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dc.contributor.authorPRIEBE, SKFen_US
dc.contributor.authorde Jong, MHen_US
dc.contributor.authorKamperman, AMen_US
dc.contributor.authorOorschot, Men_US
dc.contributor.authorBramer, Wen_US
dc.contributor.authorvan de Sande, Ren_US
dc.contributor.authorMulder, CLen_US
dc.description.abstractIMPORTANCE: Compulsory admissions, defined as admissions against the will of the patient (according to local judicial procedures), have a strong effect on psychiatric patients. In several Western countries, the rate of such admissions is tending to rise. Its reduction is urgently needed. OBJECTIVE: To establish which interventions effectively reduce compulsory admissions in adult psychiatric patients in outpatient settings. DATA SOURCES: A systematic computerized literature search was performed using EMBASE, MEDLINE, Web of Science, PsycINFO, CINAHL, PubMed (not yet indexed for MEDLINE), Cochrane Central, and Google Scholar. Every database was searched from its inception until April 30, 2015. STUDY SELECTION: Randomized clinical trials (RCTs) that studied any kind of intervention designed to reduce compulsory admission rates in adult psychiatric patients (age range, 18-65 years) in outpatient settings were eligible. Eligibility was independently assessed by 2 of us. DATA EXTRACTION AND SYNTHESIS: Two of us independently extracted relevant data. The Cochrane Collaboration's tool was used for assessing risk of bias. Overall risk reduction (random-effects estimate) was calculated in the following 4 subgroups of interventions: advance statements, community treatment orders, compliance enhancement, and integrated treatment. MAIN OUTCOMES AND MEASURES: Relative risk (RR) was calculated on the basis of the number of patients who had been compulsorily admitted. RESULTS: Our meta-analyses included 13 RCTs comprising 2970 psychiatric patients. The meta-analysis of the RCTs on advance statements showed a significant 23% (RR, 0.77; 95% CI, 0.60-0.98; I2 = 2.2%) (n = 1102) risk reduction in compulsory admissions. In contrast, the RCTs on community treatment orders (RR, 0.95; 95% CI, 0.81-1.10; I2 = 0.0%) (n = 742), compliance enhancement (RR, 0.52; 95% CI, 0.11-2.37; I2 = 55.7%) (n = 250), and integrated treatment (RR, 0.71; 95% CI, 0.49-1.02; I2 = 49.0%) (n = 876) showed no significant risk reduction in compulsory admissions. CONCLUSIONS AND RELEVANCE: The meta-analysis of the RCTs on advance statements showed a statistically significant and clinically relevant 23% reduction in compulsory admissions in adult psychiatric patients, whereas the meta-analyses of the RCTs on community treatment orders, compliance enhancement, and integrated treatment showed no evidence of such a reduction. To date, only 13 RCTs have used compulsory admissions as their primary or secondary outcome measure. This demonstrates the need for more research in this field.en_US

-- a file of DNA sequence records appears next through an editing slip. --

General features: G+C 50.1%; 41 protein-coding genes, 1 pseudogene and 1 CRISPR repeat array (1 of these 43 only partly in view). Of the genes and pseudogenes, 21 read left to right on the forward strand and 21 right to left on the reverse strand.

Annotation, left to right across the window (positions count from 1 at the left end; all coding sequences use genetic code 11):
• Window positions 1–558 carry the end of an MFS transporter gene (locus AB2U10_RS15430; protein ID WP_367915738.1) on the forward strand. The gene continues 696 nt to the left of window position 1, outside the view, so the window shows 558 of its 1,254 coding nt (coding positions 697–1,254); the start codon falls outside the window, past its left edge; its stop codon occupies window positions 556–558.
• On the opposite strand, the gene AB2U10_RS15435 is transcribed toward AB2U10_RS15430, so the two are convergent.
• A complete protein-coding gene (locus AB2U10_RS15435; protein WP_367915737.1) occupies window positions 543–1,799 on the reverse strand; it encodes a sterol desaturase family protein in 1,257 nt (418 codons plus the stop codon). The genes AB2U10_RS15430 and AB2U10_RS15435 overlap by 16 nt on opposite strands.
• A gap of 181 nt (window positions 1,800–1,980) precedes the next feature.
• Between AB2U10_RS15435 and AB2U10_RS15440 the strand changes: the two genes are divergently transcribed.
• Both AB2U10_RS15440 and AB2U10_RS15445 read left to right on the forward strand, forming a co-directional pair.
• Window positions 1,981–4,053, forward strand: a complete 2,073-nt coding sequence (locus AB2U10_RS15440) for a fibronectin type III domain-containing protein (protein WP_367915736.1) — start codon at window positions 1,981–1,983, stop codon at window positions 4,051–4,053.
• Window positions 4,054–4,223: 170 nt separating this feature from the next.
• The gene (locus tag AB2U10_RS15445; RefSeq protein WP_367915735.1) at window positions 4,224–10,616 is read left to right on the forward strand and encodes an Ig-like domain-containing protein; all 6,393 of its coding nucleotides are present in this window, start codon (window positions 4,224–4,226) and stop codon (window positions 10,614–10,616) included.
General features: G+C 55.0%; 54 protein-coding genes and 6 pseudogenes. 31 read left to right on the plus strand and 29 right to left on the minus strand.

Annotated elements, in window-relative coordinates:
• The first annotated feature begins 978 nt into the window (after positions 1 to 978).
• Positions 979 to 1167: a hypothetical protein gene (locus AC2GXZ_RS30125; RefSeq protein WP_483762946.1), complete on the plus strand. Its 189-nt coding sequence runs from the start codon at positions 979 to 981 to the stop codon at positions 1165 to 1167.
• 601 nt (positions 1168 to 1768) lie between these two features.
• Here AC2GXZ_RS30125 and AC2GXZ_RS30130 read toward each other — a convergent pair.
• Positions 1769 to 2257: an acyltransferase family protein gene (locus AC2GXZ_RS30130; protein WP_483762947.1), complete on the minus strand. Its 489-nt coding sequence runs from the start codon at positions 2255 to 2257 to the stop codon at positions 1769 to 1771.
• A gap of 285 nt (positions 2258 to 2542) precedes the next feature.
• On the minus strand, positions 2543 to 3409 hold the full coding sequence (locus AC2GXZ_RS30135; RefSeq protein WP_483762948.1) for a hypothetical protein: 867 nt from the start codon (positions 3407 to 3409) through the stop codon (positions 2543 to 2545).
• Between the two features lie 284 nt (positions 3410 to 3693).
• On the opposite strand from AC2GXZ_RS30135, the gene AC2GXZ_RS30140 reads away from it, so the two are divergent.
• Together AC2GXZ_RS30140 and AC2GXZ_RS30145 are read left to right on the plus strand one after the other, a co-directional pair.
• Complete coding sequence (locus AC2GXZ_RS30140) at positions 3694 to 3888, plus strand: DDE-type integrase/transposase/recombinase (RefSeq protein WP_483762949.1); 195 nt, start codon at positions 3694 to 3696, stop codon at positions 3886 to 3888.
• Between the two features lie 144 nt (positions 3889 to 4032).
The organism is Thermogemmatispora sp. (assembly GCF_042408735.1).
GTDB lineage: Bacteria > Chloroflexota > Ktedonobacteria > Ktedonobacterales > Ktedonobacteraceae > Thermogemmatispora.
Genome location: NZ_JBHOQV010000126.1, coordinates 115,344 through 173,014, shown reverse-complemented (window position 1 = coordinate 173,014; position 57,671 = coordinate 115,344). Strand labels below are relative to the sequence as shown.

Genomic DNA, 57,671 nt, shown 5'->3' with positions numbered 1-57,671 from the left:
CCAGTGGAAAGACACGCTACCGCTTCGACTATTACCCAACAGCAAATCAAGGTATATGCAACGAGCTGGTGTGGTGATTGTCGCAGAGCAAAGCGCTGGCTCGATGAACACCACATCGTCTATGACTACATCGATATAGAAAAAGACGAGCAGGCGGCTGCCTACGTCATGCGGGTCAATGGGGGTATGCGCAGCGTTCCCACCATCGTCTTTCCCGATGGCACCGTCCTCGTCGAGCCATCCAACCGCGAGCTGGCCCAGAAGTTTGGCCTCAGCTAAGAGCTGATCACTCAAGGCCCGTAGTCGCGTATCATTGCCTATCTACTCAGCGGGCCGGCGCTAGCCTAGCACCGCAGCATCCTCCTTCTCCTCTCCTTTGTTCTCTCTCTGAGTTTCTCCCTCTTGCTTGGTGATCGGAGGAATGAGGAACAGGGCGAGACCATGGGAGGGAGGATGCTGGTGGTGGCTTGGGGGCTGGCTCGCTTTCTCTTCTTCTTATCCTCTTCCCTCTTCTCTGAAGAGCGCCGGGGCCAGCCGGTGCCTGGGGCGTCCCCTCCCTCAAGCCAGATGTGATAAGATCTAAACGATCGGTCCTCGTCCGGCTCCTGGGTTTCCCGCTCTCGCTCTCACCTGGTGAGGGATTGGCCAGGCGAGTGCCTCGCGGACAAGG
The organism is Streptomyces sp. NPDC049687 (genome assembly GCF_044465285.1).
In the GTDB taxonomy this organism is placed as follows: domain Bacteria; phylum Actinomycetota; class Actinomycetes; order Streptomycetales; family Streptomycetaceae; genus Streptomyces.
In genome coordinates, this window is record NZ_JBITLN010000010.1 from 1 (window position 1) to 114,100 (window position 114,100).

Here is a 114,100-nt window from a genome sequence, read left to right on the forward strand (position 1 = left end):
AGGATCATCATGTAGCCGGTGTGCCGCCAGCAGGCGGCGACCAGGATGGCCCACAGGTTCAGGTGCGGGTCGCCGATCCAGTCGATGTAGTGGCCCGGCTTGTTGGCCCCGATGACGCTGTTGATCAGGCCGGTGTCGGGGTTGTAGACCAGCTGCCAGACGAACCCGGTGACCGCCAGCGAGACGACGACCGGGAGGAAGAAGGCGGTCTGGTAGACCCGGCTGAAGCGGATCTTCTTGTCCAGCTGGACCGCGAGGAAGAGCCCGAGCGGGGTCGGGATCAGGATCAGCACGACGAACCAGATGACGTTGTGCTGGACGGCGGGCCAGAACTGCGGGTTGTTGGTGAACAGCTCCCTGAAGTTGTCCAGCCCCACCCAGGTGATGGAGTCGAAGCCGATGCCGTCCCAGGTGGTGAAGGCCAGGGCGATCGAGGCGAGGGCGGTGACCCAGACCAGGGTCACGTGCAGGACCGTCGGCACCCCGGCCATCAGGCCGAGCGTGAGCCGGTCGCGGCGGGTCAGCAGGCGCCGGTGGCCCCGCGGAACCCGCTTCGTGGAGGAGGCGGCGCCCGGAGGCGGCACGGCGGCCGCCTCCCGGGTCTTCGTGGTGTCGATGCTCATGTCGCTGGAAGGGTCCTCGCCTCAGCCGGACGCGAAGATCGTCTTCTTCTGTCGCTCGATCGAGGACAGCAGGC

dc.format.extent657 - 664en_US
dc.publisherAmerican Medical Associationen_US
dc.relation.ispartofJAMA Psychiatryen_US
dc.titleInterventions to reduce compulsory psychiatric admissions: A systematic review and meta-analysisen_US
pubs.notesNot knownen_US
pubs.notesArticle was lead by Mark de Jong and he has not made the accepted manuscript available.en_US

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